FlipMyFunnel Post

How a CMO-Turned-Investor Navigates a Pandemic

You can talk about vision all day long. 

You can bring others onboard and get them excited for that vision.

But if you can’t execute, it’s meaningless. 

That’s why CMO-turned-investor, Kelly Ford Buckley, General Partner at Edison Partners, looks at execution as one of the most important factors in deciding whether to provide capital. 

She joined me on LinkedIn Live to discuss this and other key considerations when investing. 

Why execution trumps vision

Kelly: We do like when the product appears to be almost more mature than the company. But it hasn’t been technology for technology’s sake.

“Product and tech is not a strategy. It’s the enabler of the opportunity in the market.

Everything else is just momentum and execution risk, and that’s where our capital goes: execution

Typically the companies we’re investing in are not spending 50% on product anymore, right? It’s primarily sales and marketing. 

So, you want to see a team, which goes hand in hand with the momentum of the execution risk, that has seen the movie before. Who’s well suited to the stage, and to the opportunity that you see.

This is the benefit, I think, of having kind of the operators working with the investors: We can really look at this too, because having worked in companies at this stage, you know what the right patterns are being able to understand the go-to-market models, 

There’s only so many business models and go-to-market models.  So, you need a market, a good team, and a lineman on the ‘if this, then that’ playbook to get there. 

Yes, sometimes you have to bring the right people aboard who can fill gaps in that regard. But that’s really what you’re looking at at the growth stage versus venture. 

At the very early stage, you’ve got to focus on the problem in the market, improving product market fit. 

By the time our capital goes in, that product market fit is proven.

How do you balance meaning with return? 

Kelly: The inclination is to just fill the funnel, right?

But in a pandemic, it’s back to basics: 

Revenue, marketing talent, and perhaps the enabling technology to support that.

You might be working with a leaner budget or what have you, and retention marketing does cost less. And growing your existing customer base does cost less.

Capturing more value from your existing customer base does cost less.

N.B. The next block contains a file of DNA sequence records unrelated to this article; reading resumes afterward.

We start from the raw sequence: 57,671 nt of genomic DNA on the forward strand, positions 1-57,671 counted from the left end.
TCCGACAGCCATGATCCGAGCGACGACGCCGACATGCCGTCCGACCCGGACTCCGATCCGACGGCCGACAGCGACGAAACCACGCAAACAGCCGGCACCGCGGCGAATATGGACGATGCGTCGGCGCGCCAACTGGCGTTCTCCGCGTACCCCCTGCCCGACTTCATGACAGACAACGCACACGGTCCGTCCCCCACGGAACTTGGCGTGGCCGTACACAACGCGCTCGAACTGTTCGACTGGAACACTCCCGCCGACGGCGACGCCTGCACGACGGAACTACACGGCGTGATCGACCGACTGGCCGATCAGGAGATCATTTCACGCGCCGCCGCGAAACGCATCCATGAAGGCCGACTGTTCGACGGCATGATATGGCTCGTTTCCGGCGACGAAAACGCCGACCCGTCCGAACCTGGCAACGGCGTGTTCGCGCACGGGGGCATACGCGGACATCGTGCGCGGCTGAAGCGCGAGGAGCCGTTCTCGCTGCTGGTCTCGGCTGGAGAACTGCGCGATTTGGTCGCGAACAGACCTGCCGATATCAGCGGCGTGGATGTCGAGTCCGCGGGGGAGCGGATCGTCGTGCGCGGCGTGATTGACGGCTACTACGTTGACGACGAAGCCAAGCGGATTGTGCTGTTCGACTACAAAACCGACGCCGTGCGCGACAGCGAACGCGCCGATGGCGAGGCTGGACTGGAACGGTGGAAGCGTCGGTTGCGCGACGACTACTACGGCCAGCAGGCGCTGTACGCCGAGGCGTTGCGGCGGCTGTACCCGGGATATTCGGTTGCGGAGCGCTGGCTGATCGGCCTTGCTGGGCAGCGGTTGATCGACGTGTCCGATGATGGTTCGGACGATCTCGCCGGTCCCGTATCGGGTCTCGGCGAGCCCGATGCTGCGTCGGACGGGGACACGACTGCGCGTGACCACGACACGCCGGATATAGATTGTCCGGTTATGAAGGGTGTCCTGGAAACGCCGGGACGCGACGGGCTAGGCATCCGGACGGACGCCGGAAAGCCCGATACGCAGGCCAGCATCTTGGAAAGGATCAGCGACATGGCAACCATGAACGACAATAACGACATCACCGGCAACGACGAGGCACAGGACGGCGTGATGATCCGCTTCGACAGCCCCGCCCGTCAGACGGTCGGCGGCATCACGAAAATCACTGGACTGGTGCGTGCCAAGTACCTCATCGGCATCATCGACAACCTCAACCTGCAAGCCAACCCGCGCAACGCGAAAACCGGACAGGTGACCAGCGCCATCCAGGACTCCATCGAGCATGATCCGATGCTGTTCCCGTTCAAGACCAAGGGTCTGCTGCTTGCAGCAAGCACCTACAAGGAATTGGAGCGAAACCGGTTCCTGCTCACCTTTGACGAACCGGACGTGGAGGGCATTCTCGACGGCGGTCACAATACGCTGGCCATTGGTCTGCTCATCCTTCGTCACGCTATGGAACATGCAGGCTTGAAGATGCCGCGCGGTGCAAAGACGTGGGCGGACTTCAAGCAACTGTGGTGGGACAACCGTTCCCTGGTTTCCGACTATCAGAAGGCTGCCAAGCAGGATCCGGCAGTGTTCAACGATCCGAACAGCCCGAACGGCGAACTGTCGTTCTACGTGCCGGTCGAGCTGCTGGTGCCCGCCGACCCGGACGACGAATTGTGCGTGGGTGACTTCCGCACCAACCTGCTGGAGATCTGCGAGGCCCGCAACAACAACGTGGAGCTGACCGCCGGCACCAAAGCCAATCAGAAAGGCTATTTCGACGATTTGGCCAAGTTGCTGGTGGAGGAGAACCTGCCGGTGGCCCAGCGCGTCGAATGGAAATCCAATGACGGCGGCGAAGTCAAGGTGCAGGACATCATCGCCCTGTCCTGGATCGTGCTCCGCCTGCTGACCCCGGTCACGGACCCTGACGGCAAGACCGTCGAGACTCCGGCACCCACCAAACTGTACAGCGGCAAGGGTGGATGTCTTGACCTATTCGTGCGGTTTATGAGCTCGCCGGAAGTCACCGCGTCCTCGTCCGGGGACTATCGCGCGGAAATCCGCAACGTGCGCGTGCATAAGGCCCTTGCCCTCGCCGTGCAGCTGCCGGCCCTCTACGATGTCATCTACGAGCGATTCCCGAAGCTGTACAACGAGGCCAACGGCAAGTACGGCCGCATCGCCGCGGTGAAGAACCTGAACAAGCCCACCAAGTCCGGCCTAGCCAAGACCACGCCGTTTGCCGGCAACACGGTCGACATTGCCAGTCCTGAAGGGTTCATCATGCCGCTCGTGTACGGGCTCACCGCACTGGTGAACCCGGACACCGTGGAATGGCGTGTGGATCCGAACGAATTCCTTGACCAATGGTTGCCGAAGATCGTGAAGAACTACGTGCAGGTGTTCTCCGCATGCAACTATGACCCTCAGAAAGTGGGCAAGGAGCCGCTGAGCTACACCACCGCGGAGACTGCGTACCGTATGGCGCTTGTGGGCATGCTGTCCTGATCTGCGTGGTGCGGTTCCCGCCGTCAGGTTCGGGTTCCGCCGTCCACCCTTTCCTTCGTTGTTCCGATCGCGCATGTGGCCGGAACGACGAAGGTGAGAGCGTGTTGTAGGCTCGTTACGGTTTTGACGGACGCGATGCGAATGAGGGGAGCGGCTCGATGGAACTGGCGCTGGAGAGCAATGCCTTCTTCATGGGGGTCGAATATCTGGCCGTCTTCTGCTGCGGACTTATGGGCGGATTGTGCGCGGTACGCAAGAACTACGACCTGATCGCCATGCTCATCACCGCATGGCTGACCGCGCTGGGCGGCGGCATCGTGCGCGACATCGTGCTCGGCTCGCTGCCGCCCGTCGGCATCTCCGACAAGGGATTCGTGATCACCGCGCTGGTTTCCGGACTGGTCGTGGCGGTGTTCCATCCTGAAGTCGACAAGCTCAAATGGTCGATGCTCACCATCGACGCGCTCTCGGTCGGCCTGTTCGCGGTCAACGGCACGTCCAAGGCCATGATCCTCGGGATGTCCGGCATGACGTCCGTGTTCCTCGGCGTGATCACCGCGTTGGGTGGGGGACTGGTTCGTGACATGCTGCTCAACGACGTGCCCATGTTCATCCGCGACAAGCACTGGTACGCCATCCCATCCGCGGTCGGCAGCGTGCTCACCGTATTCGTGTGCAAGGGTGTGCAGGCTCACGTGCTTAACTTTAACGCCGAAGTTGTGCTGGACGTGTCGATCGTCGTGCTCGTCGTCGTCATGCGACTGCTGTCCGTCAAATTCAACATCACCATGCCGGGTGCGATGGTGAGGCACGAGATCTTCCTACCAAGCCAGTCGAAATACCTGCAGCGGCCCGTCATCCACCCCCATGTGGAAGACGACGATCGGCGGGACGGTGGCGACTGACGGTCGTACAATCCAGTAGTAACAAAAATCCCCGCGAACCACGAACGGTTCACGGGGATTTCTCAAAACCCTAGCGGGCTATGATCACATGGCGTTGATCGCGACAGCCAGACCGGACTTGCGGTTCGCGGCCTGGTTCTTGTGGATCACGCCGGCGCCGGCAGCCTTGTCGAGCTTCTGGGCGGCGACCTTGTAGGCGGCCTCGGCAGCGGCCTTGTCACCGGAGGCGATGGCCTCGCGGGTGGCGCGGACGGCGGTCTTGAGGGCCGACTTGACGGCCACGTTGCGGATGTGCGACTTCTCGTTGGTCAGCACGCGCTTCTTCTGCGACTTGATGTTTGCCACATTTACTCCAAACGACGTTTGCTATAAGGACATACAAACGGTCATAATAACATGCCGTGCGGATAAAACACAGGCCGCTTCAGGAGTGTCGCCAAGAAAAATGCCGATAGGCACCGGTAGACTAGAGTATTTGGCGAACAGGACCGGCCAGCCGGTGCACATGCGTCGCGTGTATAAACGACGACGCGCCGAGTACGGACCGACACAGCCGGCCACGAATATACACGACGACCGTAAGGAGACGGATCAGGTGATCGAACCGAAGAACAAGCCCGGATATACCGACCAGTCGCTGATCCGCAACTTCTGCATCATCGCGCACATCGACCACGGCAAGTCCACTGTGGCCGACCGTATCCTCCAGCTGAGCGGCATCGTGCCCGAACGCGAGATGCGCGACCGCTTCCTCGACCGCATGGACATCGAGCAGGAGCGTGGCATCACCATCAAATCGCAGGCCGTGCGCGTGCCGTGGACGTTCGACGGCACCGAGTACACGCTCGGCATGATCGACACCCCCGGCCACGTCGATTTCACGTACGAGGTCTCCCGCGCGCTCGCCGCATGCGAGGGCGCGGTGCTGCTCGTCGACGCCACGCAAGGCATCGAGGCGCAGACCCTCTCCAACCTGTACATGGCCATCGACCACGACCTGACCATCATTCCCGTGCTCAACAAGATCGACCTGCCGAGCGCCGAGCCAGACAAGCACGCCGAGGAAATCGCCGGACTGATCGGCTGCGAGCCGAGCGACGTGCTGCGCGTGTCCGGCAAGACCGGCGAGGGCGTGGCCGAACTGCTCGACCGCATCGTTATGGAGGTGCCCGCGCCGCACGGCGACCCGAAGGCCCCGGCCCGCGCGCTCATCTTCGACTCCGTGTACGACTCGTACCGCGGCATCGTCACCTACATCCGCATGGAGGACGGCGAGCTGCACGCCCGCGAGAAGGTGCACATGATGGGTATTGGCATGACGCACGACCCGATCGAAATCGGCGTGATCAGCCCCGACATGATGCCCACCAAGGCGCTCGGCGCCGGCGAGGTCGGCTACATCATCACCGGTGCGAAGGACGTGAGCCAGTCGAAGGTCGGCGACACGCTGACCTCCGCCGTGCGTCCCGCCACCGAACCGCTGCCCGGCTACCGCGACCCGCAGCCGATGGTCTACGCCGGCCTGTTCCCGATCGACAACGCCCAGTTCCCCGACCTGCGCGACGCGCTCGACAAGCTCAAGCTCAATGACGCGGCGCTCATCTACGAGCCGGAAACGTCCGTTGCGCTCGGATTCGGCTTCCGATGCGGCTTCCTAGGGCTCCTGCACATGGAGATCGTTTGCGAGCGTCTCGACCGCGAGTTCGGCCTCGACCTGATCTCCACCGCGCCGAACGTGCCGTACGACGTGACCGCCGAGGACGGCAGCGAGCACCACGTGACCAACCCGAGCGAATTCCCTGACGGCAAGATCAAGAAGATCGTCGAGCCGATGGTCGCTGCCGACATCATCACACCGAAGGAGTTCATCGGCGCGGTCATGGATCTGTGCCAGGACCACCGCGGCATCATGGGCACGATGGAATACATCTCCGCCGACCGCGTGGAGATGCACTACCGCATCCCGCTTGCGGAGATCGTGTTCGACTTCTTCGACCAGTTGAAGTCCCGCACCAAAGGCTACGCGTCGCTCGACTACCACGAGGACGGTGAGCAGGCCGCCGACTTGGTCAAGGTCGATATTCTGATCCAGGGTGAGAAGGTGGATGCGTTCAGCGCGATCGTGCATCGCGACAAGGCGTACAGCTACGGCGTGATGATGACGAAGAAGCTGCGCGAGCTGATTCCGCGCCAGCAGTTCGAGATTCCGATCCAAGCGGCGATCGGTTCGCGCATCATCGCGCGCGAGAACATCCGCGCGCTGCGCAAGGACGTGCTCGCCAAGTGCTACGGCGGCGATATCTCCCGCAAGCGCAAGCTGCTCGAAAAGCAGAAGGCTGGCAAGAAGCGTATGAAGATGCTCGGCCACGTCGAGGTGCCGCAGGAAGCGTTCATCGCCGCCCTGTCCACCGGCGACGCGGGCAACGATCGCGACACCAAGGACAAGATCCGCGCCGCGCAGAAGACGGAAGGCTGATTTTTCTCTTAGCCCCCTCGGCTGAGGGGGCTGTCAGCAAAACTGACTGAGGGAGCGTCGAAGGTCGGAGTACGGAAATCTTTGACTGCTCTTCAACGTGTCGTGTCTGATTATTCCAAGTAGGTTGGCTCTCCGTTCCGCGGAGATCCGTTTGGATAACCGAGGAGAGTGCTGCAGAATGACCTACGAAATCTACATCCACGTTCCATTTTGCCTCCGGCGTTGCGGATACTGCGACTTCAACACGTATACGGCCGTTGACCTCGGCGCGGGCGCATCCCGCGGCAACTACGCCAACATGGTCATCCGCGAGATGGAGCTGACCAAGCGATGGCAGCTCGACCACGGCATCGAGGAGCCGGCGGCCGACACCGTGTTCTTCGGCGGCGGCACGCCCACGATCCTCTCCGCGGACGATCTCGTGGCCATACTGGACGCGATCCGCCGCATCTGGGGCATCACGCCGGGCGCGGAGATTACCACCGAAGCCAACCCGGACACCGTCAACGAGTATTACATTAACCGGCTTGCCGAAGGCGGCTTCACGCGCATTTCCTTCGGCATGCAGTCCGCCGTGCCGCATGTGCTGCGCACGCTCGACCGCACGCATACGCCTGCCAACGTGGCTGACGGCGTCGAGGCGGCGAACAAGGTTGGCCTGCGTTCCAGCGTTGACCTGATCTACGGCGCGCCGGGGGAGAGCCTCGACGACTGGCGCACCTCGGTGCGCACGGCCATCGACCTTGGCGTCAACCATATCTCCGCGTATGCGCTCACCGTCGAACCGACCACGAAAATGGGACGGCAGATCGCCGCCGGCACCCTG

So, I think a lot of the same levers and motions that marketing was doing, the basics and the foundations — if they’re there, it’s a beautiful thing.

“Regardless of how companies have shifted gears and objectives might have changed in the pandemic, what’s really critical is balancing meaning with the return.

Meaning is about people. 

It’s about deeper human connections, and, as a marketer, you’re marrying that with the right format and the right topics and the right timing

Everything still needs to have currency.

Can you see around corners? 

Kelly: I was in my first startup during 9/11, I was at a company during the crash in 2008/ 2009.

And now here I am, as an ambassador and not an operator, in the time of COVID. 

There’s a lot of our team that we learned during this time that had been crisis tested. Our team has a whole set of learnings from the function they were in, to leadership and cultural-oriented learnings that they’ve been able to bring to our team and our companies during this time. 

But if you dial it way back — crisis aside — it’s one important question: 

Are you someone who can see around corners? 

Are you someone who can anticipate and adapt and get ahead of what’s next? 

Whether you’re looking for a job or going for a promotion, this is really critical, at all levels, to develop. 

And, frankly, many of us have this. Even when we haven’t been through a crisis before. 

“Think to yourself: ‘Has there been a time when I’ve been able to put some breadcrumbs together ahead of something happening and avoid a pitfall?’ Those experiences are really marketable.

That’s a really marketable narrative. 

In times like these, when there are so many folks out of work, that’s a very marketable value-add to a client base. 

So I think that if you’re crisis-tested, develop a narrative around that.

What was your contribution in your function to that company? From a leadership and management perspective? From a culture perspective? 

And, even if you’re not crisis tested… 

Are you great at seeing around corners?

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